Out of the Woodwork: The Graffiti of the Pershing Launch Site at Green River, Utah
Between 1962 and 1979, the U.S. Department of Defense tested long range Athena and Pershing Missiles from a test site in Green River, Utah. Part of the White Sands Missile Range, the facility consisted of the launch sites themselves, as well as control centers, weather stations, camps and other infrastructure to support the operations. In 2013, Archaeologists documenting the missile testing facilities came across an impressive earthen and wood blockhouse at the Pershing missile launch site. Scrawled on the walls inside the blockhouse were the names, service dates and hometowns of hundreds of soldiers stationed there between 1972 and 1979, as well as other messages that attest to chronic boredom, homesickness, or frustration. The graffiti is a compelling record on many levels about the men who served with the Pershing program in the 1970s, a time when America was still at war with Vietnam. Graffiti from German soldiers also attests to the international partnerships surrounding the Pershing program. Follow up research and oral histories have unlocked rich personal narratives embedded within America’’s nuclear missile testing program during the Cold War Era.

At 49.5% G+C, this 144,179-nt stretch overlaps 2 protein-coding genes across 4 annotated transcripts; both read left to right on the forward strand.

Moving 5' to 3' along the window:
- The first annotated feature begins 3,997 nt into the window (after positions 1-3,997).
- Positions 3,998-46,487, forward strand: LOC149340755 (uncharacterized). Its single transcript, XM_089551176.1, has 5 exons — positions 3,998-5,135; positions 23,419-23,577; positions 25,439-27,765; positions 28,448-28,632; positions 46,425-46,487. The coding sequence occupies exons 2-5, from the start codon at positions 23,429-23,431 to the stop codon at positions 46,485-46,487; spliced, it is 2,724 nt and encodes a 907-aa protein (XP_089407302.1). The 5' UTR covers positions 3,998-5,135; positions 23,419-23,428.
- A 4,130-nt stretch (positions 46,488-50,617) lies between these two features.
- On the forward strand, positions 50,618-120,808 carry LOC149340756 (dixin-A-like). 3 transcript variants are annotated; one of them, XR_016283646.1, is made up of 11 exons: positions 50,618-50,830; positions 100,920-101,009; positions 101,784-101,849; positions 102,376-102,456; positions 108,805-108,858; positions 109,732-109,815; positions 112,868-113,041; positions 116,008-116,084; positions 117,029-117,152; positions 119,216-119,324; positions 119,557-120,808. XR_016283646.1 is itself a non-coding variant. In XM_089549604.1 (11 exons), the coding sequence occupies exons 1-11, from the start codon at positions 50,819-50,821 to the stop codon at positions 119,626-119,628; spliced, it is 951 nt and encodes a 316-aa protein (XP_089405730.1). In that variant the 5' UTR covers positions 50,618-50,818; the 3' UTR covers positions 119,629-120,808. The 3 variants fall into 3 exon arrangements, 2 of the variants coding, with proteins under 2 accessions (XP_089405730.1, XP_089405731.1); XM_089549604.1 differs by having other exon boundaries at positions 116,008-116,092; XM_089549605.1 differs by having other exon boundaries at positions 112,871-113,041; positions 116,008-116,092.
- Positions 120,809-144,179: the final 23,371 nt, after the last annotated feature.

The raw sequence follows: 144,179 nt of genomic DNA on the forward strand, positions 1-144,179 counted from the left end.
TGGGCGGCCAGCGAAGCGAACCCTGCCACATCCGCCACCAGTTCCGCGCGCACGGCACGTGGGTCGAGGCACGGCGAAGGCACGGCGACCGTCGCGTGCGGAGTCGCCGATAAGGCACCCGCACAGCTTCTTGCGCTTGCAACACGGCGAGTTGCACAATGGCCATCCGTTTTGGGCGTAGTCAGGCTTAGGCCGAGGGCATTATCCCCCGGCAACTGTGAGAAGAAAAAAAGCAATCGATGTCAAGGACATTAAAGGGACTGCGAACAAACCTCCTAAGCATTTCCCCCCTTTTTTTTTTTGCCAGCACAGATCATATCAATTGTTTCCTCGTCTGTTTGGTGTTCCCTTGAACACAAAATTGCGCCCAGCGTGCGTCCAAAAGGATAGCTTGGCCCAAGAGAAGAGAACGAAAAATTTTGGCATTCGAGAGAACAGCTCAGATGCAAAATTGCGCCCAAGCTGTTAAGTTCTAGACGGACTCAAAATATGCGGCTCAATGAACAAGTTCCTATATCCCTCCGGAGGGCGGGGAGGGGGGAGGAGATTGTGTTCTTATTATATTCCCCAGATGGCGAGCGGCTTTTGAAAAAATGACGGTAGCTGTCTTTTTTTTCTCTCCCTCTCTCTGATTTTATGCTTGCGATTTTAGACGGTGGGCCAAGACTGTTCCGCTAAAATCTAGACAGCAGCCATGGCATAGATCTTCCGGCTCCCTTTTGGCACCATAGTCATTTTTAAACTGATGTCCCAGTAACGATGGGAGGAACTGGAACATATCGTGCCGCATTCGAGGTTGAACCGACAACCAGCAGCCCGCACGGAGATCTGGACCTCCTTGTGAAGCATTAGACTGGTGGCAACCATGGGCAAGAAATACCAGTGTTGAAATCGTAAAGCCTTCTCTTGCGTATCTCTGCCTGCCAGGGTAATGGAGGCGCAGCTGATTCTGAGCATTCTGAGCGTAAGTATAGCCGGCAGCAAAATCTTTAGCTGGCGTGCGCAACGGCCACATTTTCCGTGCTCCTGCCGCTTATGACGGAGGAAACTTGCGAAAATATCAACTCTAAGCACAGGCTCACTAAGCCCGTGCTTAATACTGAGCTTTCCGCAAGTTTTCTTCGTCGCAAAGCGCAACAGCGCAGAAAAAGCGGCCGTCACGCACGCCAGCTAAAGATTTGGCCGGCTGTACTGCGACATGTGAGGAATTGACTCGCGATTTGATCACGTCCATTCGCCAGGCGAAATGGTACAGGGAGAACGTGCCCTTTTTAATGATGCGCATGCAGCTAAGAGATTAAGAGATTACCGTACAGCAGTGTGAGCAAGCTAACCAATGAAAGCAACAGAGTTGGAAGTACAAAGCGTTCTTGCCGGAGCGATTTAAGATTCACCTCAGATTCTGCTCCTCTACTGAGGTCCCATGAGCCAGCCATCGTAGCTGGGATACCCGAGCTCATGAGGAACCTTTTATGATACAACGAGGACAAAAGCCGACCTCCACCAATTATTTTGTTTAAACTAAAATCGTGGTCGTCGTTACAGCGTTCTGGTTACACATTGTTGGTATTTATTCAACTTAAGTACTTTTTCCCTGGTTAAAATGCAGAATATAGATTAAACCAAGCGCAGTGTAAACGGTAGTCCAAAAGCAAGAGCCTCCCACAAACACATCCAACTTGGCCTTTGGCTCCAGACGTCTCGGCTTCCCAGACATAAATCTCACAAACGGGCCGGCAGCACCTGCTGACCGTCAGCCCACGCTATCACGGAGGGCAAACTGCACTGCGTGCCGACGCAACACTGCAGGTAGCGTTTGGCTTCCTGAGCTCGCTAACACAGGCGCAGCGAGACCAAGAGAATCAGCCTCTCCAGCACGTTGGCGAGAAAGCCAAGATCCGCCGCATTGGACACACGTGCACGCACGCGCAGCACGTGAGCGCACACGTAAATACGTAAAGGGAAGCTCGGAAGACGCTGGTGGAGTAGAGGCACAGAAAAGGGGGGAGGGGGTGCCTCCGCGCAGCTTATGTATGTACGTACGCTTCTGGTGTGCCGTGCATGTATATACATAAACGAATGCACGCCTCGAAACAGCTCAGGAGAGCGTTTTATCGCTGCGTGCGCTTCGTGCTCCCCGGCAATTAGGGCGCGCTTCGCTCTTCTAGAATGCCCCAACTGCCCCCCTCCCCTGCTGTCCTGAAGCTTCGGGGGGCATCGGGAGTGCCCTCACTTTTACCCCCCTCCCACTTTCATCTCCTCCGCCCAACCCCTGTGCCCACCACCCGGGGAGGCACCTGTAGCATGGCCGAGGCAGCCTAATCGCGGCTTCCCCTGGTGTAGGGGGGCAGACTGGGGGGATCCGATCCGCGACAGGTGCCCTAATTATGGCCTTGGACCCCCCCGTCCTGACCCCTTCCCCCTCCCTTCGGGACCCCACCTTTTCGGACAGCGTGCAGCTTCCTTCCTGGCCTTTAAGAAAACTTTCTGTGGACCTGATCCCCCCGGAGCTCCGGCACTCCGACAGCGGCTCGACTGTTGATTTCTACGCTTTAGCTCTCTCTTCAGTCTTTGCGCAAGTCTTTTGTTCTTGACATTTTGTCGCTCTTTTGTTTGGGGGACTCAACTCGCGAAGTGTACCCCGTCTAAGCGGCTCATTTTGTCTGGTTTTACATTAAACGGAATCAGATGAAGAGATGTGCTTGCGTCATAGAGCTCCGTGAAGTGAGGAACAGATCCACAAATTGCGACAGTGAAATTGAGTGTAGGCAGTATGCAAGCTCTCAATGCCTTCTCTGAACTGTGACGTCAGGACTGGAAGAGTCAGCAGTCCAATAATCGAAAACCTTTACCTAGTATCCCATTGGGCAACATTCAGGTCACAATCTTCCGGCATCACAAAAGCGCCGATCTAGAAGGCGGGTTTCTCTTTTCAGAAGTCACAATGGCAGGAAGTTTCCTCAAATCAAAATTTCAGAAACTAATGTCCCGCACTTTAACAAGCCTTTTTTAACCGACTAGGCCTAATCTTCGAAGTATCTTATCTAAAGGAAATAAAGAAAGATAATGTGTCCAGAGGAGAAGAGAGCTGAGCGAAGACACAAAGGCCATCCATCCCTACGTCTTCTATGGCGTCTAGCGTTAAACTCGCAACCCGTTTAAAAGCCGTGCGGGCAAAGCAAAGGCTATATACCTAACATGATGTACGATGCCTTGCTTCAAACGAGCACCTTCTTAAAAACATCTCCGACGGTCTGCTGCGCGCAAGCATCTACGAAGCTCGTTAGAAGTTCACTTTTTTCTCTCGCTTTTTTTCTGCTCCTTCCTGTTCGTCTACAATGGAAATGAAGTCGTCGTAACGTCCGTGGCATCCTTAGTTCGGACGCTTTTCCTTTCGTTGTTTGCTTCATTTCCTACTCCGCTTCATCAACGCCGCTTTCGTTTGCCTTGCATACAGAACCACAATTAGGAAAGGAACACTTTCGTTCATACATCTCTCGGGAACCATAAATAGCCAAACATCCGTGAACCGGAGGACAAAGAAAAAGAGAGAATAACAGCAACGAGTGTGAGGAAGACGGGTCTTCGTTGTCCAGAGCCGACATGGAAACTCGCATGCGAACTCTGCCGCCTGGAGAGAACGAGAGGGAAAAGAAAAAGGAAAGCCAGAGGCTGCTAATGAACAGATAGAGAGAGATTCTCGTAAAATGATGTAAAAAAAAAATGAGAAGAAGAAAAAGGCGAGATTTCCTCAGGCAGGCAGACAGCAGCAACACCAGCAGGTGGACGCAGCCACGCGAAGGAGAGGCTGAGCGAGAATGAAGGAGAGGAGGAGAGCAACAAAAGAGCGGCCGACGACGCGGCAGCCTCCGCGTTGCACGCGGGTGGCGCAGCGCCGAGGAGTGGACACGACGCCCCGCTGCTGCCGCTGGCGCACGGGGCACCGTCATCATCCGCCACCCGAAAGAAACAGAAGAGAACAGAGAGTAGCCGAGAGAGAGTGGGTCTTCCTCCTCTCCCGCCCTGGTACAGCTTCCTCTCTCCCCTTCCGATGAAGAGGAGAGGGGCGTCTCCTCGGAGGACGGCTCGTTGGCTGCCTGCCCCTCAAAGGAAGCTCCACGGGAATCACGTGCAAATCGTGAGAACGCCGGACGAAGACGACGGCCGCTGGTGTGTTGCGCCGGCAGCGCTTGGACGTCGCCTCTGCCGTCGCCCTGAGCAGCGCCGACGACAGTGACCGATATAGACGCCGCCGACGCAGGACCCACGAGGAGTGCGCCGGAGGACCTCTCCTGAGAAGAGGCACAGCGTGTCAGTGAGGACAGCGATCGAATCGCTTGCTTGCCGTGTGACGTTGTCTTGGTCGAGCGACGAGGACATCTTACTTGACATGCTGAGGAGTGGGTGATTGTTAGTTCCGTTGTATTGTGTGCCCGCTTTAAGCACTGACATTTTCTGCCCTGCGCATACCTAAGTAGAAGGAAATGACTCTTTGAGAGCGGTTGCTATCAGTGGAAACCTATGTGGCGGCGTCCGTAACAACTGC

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Cite this Record
Out of the Woodwork: The Graffiti of the Pershing Launch Site at Green River, Utah. Rachel Feit, Drew Sitters, William Godby. Presented at Society for Historical Archaeology, Quebec City, Quebec, Canada. 2014 ( tDAR id: 436715)